About My Background in Hiking

I grew up hiking in the Sierra Nevada and when I moved to the San Francisco Bay Area to go to college I continued to hike.   I am now a CEO of Bill Wilson Center, a nonprofit agency in San Jose, CA and volunteer to lead hikes for the Loma Prieta Chapter of the Sierra Club.  I am also a commissioner for the Santa Clara County Park and Recreation Commission.  I hike every weekend, usually alone or with another local hiking group.  I started this blog because I need to remember the details for hikes when I am leading.  Sometimes the length and elevations for the hike descriptions are estimates because I often do not use a GPS on hikes.  Most of my hikes are for experienced hikers unless otherwise noted.

Safety notes:  always bring a map, water, food, layered clothing, a hat and a small first aid kit.  If hiking alone add a whistle and a small mirror so you can look at yourself if you fall and hurt your head/face.  A compass/GPS is great if you know how to use it.  Put on plenty of sun screen before you begin the hike.  I know you are supposed to tell someone where you are going when you hike alone but I change my mind so often after leaving the house that I quit doing it.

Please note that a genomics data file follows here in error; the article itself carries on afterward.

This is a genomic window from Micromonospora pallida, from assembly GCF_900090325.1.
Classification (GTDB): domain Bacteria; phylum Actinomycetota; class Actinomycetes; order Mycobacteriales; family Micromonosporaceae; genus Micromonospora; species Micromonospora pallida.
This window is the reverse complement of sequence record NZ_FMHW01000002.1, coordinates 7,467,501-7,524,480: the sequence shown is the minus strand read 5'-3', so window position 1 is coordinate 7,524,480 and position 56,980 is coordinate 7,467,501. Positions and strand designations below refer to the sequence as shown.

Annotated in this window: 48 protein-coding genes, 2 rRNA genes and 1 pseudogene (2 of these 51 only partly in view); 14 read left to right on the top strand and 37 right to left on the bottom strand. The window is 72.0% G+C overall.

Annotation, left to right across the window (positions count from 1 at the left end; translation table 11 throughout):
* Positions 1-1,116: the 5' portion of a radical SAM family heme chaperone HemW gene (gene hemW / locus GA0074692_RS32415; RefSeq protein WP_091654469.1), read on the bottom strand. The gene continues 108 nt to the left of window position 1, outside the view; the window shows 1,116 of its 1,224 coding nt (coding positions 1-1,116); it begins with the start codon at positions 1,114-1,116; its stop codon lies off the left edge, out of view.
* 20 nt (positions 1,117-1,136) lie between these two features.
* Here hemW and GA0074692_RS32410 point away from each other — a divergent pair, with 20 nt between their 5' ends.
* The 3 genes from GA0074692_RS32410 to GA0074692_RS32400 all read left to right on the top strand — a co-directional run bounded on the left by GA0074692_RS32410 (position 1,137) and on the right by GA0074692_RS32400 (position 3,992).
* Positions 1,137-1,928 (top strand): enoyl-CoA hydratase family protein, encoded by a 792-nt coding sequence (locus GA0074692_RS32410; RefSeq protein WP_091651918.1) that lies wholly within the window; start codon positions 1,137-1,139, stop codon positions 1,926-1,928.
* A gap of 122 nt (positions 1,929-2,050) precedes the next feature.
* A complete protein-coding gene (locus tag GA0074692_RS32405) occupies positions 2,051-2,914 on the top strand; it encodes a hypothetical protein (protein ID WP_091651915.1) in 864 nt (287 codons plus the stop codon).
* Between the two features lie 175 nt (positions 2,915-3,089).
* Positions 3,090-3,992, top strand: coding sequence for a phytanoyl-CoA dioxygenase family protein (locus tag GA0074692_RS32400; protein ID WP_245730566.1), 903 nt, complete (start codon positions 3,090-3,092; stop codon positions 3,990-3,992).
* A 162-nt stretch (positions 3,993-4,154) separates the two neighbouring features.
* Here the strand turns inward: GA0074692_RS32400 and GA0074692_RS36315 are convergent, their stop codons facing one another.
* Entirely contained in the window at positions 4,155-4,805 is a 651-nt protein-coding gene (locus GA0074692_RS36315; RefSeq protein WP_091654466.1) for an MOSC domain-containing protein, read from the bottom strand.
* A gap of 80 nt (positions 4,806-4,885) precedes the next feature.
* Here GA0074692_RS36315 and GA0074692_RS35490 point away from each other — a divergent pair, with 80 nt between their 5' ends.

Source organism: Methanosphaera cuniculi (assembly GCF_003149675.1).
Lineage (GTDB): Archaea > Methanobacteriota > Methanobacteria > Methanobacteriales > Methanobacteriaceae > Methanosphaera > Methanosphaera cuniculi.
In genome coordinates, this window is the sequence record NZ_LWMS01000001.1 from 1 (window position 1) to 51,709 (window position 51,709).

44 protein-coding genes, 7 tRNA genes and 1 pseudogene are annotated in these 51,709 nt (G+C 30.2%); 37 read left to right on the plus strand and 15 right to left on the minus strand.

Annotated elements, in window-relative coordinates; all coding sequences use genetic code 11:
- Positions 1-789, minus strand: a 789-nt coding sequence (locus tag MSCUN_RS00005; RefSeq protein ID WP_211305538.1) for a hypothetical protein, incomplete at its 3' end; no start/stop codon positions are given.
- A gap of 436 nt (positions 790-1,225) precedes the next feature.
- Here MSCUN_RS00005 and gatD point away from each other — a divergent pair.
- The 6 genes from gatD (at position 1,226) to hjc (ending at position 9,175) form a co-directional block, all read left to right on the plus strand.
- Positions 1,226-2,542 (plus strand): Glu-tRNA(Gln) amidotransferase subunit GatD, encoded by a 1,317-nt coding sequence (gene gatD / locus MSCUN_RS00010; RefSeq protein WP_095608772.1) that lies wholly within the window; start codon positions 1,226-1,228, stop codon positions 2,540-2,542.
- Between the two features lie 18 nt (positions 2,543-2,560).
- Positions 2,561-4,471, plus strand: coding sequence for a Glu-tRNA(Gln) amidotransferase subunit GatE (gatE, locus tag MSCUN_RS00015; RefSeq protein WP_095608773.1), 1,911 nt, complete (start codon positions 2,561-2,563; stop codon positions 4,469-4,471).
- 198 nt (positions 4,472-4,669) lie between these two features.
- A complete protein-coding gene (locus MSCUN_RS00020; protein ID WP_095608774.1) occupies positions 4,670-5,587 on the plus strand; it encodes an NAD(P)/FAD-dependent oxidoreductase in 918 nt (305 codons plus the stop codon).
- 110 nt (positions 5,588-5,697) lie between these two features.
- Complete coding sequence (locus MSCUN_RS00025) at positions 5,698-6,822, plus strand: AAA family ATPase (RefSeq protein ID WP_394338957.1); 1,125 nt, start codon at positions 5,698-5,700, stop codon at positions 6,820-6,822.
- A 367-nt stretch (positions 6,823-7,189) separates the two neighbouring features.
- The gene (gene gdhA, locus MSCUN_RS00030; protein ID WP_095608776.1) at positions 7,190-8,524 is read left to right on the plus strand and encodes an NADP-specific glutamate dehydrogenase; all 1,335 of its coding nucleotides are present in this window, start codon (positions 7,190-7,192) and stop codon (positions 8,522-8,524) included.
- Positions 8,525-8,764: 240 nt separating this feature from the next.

4 thoughts on “About My Background in Hiking

  1. It was nice to read your background in Hiking.I have been hiking with meetup group for almost a year now and have discovered some good trails and found real aspiring friends.

    Thank you

    • Yes, I have also signed up for MeetUp but have not done hikes with them. I still hike either alone or with Sierra Club or INCH. I need to update my blog but I usually use it just to keep track of hikes I may lead in the future.

  2. As a former Sierra Club hike leader and current state park docent at Cowell and Big Basin, I’m cautious about promoting “use trails” that are not signed and maintained by the park. Forinstance, in Cowell there are many “trails” where vegetation has been hacked out by users. Often they are on steep slopes and/or sandy soils where erosion is a problem. Some are in areas that are critical habitat for endangered animal and plant species (7 in Cowell).

    • I agree, Barry. The trail that I refer to as “Lost Camp Trail” in Fall Creek section of Henry Cowell State Park is well maintained by someone. Last year a huge tree fell over the trail and it was cleared out a month later. The trail is actually better than the eroded trail that comes up from the lime kilms. I will take note of your comments and make sure I consider the erosion issue.

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